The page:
Open Air Museums, Treat with Care
Copper Ridge Dinosaur Tracksite
The Copper Ridge site, north of Moab, features the tracks of a sauropod (long-necked dinosaur) and the theropod (meat eating dinosaur). The many different kinds and sizes of dinosaur tracks make Copper Ridge unique. The preservation of the tracks is fantastic, and this site is well worth a visit. There are tracks made by a sauropod (probably a Camarasaurus, Apatosaurus, or Diplodicus), as well as Allosaurus and small mammal tracks, all dating back to the Jurassic period. The BLM has placed interpretive signs in the area, and parking is less than 100 yards from the site.
How to get there: From Moab, go north on US Hwy 191 for 23 miles. Turn right ¾ miles past milepost 148. Cross the railroad tracks and follow signs south on the dirt road. It is 2 miles to the tracks from the highway. If coming from the north, (I-70), turn left ¼ miles past milepost 149 and continue south on the dirt road.
Dinosaur Stomping Grounds
A gradual up-hill 1.5 mile hike is required, 3 miles round trip. The pedestrian trail parallels a mountain bike trail then branches off, follow rock cairns to the Jurassic age tracksite.
How to get there: From Moab, go north on US 191 for 23 miles. Turn right 3/4 mile past milepost 148. Cross the railroad tracks and follow the main road for 1 mile. Take the right fork (left fork goes to the Copper Ridge Dinosaur Tracksite) and continue for just over half a mile to the North Klondike Mountain Biking Trailhead parking area. Trail departs from here. http://www.blm.gov/ut/st/en/fo/moab/recreation/hiking_trails/dinosaur_stomping_ground.html
Mill Canyon Dinosaur Bone Trail
Get a glimpse of an era when huge creatures roamed the earth. Dinosaur bone still encased in rock may be viewed in Mill Canyon by following a short nature trail near the Monitor and Merrimac trails. This is a short self-guided interpretive trail. There are signs along the way. Free pamphlets from the Dogwood BLM office, Moab information center and on http://www.discovermoab.com/pdf/Mill%20Canyon%20Dinosaur%20Trail.pdf
How to get there: Drive 15 miles north of Moab on Hwy 191, turn left onto a dirt road marked Mill Canyon. This road is just north of milepost 141. Cross railroad tracks. Proceed 0.6 miles on this dirt toad to a “Y” intersection. Keep left for 0.5 more miles to reach the intersection to the Mill Canyon Dinosaur Bone Trail. The trailhead will be 0.6 miles farther. The dirt road crosses a short sandy wash.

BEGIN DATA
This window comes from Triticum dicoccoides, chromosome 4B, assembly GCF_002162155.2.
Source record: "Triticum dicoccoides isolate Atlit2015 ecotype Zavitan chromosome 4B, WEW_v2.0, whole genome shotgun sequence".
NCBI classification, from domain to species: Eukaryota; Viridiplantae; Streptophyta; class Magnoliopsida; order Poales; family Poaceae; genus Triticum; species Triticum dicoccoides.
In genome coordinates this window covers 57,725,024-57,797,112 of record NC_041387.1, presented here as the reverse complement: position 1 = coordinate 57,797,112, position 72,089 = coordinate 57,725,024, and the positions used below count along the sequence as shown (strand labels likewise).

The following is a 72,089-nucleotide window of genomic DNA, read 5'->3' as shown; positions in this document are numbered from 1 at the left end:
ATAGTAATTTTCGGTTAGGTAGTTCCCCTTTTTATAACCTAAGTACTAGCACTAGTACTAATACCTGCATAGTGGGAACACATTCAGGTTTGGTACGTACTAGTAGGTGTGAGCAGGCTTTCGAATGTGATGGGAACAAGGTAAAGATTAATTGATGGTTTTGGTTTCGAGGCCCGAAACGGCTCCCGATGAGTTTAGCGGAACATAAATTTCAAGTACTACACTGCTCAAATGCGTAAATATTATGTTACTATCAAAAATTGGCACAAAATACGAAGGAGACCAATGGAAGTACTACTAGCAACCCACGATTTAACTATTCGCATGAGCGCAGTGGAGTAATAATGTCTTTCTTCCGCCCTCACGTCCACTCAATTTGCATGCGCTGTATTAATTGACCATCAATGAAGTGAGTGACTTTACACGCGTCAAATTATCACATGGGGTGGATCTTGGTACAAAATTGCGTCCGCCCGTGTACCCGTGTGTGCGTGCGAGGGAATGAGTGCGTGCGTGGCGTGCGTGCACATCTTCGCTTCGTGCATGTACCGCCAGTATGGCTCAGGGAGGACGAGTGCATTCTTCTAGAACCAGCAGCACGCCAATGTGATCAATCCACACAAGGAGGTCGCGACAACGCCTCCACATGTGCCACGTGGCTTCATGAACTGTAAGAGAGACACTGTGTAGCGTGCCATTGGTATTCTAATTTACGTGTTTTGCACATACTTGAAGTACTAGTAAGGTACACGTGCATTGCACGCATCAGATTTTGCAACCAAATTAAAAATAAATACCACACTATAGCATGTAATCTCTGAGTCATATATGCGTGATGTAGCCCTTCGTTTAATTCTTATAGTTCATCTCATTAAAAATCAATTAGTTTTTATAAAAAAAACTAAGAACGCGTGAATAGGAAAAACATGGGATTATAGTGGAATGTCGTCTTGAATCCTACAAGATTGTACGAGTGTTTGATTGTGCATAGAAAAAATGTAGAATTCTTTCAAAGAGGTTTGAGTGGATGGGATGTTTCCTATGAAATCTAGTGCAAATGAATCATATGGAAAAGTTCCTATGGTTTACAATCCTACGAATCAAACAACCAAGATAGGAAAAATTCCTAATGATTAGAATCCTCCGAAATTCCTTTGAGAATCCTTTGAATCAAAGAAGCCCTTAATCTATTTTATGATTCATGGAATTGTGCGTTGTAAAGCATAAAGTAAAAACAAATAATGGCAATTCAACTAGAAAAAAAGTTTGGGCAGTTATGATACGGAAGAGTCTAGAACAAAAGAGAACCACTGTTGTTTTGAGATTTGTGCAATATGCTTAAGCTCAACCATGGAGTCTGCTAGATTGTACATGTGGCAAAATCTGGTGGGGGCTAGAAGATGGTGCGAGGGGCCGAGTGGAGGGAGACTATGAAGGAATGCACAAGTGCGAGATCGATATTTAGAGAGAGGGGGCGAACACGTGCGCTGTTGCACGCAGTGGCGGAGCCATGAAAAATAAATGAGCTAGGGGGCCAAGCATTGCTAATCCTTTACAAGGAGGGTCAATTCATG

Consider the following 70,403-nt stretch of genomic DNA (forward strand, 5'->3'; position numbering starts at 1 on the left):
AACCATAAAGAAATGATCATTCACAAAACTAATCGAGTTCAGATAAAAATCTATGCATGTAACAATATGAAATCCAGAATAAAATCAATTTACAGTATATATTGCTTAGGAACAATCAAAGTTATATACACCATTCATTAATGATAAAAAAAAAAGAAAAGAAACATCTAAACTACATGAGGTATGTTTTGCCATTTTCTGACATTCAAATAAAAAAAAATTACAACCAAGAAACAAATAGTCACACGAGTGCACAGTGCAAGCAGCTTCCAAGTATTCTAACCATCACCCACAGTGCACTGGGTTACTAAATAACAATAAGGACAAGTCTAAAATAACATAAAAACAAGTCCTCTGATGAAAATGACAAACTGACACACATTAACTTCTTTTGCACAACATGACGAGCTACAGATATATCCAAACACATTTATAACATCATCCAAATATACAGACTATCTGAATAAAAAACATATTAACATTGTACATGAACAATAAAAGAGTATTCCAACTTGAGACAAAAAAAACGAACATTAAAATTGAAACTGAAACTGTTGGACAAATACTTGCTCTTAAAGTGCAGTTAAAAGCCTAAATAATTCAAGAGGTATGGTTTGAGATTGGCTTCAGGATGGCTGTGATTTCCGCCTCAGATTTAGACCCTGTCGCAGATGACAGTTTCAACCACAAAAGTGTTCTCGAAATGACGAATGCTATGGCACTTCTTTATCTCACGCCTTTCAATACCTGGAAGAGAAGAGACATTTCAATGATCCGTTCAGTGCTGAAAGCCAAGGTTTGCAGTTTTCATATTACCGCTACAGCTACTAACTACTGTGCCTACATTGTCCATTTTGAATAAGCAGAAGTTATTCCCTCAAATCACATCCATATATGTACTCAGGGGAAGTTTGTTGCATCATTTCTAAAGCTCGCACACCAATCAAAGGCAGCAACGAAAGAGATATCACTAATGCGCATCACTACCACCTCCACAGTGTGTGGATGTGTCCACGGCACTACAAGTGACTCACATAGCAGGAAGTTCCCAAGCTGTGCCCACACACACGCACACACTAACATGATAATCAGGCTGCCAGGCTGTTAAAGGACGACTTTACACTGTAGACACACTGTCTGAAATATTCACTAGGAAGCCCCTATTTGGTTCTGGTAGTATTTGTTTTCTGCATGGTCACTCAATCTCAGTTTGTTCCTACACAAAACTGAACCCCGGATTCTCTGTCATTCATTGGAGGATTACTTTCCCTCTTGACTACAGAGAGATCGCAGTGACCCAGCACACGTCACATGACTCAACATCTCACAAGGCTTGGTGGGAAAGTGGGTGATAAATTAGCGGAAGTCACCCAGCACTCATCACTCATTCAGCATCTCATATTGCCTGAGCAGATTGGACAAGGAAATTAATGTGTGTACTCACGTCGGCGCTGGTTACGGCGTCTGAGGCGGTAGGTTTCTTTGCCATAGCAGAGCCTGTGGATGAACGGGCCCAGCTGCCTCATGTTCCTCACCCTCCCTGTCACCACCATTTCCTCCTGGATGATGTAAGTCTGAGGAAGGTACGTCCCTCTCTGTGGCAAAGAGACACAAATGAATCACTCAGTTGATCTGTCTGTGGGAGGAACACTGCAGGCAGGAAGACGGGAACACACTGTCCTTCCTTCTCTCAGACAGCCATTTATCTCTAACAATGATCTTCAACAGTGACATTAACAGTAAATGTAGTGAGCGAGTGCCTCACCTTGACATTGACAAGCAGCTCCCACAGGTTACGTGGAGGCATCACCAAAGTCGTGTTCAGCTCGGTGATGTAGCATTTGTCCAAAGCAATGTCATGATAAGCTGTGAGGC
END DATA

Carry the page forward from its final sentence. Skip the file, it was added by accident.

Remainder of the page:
Poison Spider Dinosaur Tracksite
Two rock slabs with footprints of meat-eating dinosaurs are visible from the pull-out on Hwy 279 or the parking lot of the Poison Spider trailhead. One slab is at the base of the cliffs, a second slab is halfway down the slope, just above the cliff that drops down to the road. The lower slab contains the tracks of at least 10 different meat-eating dinosaurs, ranging in size from 17 inches to 5 feet at the hips. All of the animals appear to have been walking at speeds of 3 miles per hour.
How to get there: From the center of Moab, travel north on Hwy 191 for 5.9 miles and turn left on Hwy 279. Continue 6 miles to the Poison Spider trailhead. Parking lot is up on the top of the hill.
Willow Springs Dinosaur Tracksite
The Willow Springs stie features the tracks of theropods and ornithopods (three-toed dinosaur) and those from sauropods (long-necked dinosaur). The numerous tracks at this site were made about 165 million years ago by dinosaurs waling in the tide-lands of an inland sea that lay to the east of this area. The tracks are preserved in the hard sandstone of the Entrada Formation. Theses tracks have been exposed for numerous years, and the tracks are beginning to erode. The sauropod tracks may appear as only potholes to the general viewer, with the three-toed tracks being easier to see. The BLM has placed interpretive signs in the area.
How to get there: From Moab, go north on Hwy 191 for 12 miles. If coming from I-70, go south on Hwy 191 for 18.7 miles. The tracksite is 3.4 miles off of Hwy 191, on the Willow Springs Road. A wide loose sand wash will have to be crossed.
Localities like these are rare and need to be preserved for generations to come. Please be cautious and considerate when observing these dinosaur Bones and tracks. Do not walk on the actual fossils. Collecting vertebrate fossils from Public Lands is illegal and violators will be prosecuted. Any disturbing, casting, rubbing or pouring anything into the fossils, including tracks, is expressly forbidden under federal regulations [43 CFR 8365.1-59a0 910].
Help the BLM preserve these paleontological resources for future generations by treating them with respect and reporting looting or vandalism to a Bureau of Land Management ranger or other local authority. Contact BLM –Utah Moab Field Office at (435) 259-2100, 82 East Dogwood, Moab; US Forest Service Office at (435)259-7155, 755 N Main St., Moab.